CVAA – Mobile Internet Browsers

Section 718 of the Communications Act – 47 USC 619 – requires that Internet browsers built into telephones used with public mobile services be accessible to people who are blind or have a visual impairment. The requirements of this section only require that browsers be accessible if the manufacturer includes them in the phone – if they are added later or provided as part of a third party application, there is no requirement to make them accessible. Manufacturers can satisfy this requirement by either directly providing an accessible browser or by ensuring that a third party solution is available to the user at nominal cost.The regulations governing these requirements are defined in 47 CFR 14 Subpart E – Internet Browsers Built Into Telephones Used With Public Mobile Services. The rules were defined in the FCC report and order 13-57 (FCC 13-57) and essentially reiterate the statutory language of 47 USC 619. This language requires that mobile phone manufacturers or distributors (service providers) ensure the accessibility of the browser in the phone to people who are blind or visually impaired.

It should be noted that no specific technical standards defining accessibility of a browser – and by extension what is needed to conform to Section 718 – are defined in the current proposed rules. The rules do, however, note specific sections of the requirements noted as part of 47 CFR 14 which relate to the usage of technology by individuals who are blind or visually impaired. Essentially this means that a similar process as to what is used to determine conformance for ACS services can be used to determine conformance with this section. As with the ACS requirements, SSB recommends organizations consult with AMP or a similar accessibility requirements management platform as part of developing technical standards to govern the accessibility of browsers.


Scope

The requirements of this section state that manufacturers of mobile phones must ensure that if it is achievable, browsers included in the phone be accessible to users who are blind or visually impaired. The statute and proposed regulations restrict the scope to browsers included with a phone at the time of manufacture. If a browser is added to the phone later or installed by the user as a third party application, there is no requirement that the manufacturer make it accessible.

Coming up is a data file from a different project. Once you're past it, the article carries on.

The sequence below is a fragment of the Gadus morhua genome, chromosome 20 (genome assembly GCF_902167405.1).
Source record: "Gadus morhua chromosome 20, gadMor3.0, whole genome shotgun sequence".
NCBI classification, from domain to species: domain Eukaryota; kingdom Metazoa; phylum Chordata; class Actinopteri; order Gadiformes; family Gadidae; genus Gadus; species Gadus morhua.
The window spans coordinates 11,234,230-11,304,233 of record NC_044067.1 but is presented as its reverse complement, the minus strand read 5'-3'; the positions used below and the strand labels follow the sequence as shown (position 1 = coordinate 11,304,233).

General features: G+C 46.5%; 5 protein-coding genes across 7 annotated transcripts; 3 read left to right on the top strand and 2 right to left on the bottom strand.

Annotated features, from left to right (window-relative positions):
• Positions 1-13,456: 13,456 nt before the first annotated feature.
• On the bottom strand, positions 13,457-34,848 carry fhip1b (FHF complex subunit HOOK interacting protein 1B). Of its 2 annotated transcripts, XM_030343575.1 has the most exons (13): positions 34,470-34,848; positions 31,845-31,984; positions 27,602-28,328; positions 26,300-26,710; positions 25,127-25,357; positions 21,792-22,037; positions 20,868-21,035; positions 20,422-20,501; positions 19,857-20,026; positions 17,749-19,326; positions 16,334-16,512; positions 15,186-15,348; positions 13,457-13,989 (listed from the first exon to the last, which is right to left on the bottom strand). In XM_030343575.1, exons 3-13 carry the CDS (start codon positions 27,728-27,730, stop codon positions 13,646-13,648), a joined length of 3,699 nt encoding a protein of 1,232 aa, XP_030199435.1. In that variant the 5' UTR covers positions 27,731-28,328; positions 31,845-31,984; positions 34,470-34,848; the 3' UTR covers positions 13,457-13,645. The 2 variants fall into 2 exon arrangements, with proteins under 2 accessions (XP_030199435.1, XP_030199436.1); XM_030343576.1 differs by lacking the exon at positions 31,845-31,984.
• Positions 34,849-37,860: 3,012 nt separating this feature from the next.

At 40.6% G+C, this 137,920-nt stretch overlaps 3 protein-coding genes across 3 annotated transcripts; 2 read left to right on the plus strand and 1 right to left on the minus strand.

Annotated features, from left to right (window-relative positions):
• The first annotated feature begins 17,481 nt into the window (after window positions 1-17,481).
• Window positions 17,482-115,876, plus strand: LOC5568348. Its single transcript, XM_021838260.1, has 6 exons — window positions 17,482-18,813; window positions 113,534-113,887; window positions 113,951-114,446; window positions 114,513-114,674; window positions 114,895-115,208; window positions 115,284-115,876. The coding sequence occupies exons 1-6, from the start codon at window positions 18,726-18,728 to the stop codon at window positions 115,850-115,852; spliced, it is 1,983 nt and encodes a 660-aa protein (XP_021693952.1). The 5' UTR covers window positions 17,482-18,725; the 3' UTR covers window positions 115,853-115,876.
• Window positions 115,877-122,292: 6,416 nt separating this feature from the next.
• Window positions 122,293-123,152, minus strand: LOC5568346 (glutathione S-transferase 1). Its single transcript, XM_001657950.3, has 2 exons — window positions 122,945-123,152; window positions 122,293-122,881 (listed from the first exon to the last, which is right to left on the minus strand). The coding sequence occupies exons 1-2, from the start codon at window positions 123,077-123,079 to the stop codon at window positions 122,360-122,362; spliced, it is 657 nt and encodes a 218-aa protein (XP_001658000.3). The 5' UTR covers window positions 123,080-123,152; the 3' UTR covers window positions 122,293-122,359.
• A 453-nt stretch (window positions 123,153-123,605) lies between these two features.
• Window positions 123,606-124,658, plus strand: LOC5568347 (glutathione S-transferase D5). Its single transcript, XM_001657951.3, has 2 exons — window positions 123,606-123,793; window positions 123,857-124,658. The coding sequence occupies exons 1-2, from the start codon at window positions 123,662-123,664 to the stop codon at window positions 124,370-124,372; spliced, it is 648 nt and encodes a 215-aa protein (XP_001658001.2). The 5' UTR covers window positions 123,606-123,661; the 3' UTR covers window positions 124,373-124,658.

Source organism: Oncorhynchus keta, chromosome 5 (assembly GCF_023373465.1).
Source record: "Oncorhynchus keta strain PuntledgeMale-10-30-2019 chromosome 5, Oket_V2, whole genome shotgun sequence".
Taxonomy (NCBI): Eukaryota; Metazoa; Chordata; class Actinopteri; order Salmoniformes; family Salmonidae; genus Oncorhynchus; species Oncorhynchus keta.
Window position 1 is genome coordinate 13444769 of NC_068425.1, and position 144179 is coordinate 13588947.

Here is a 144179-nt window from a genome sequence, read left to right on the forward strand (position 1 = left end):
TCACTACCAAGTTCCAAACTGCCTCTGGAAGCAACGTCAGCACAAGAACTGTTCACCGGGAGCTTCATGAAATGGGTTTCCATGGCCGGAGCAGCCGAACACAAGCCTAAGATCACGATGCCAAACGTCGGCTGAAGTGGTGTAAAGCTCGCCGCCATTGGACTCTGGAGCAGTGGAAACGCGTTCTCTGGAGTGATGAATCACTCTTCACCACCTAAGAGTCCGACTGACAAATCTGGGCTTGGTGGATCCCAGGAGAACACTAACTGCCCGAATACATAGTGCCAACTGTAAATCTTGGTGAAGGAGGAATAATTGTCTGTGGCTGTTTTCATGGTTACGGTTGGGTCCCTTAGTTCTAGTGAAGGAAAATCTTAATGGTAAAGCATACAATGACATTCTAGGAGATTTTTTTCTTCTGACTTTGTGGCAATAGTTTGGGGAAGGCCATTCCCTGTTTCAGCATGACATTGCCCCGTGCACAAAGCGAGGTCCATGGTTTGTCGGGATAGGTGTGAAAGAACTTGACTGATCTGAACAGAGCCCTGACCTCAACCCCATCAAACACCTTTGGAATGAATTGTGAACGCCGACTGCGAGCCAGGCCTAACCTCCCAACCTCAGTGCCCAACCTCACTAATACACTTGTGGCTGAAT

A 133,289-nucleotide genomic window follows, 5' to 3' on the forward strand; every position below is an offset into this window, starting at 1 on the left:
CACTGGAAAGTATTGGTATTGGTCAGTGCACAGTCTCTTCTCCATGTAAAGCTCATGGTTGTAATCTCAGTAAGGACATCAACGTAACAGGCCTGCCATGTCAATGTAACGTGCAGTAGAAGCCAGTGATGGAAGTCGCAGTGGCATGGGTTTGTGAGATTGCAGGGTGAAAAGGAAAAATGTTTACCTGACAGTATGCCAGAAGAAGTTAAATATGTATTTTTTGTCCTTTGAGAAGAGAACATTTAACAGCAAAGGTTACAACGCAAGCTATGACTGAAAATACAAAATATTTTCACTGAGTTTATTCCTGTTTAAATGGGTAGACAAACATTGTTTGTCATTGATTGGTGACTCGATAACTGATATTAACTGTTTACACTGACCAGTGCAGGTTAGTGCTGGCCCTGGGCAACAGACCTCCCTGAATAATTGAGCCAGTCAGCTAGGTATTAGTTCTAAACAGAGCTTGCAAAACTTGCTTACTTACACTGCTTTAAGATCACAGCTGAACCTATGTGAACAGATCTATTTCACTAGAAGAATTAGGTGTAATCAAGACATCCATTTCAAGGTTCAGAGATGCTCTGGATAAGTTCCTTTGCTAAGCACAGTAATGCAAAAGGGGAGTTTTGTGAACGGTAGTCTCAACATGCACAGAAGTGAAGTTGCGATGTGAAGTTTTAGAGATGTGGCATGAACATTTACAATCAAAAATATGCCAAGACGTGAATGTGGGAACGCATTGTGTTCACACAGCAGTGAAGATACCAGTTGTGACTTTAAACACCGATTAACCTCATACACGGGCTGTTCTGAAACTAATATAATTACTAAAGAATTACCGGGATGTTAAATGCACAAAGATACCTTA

A plain language reading of the statute and proposed regulations would indicate that it does not include other devices that like tablets or laptops. As part of the report and order on the ACS, the FCC lists devices that are not phones – and by extension not covered – and includes computers, laptops and tablets in the list (FCC 11-151¶27). However, when such a device contains a data modem, it is unclear if the device is now covered under the term “telephones used with public mobile services.” This term is statutorily defined (47 USC § 610 (b) (4) (B)) to mean “telephones and other customer premises equipment used in whole or in part with air-to-ground radiotelephone services, cellular radio telecommunications services, offshore radio, rural radio service, public land mobile telephone service, or other common carrier radio communication services covered by Title 47 of the Code of Federal Regulations, or any functionally equivalent unlicensed wireless services;” Under 47 CFR 14, customer premises equipment means “equipment employed on the premises of a person (other than a carrier) to originate, route, or terminate telecommunications.” While unlikely given the plain language of the law, this may be construed in practice to include other devices that include cellular modems.

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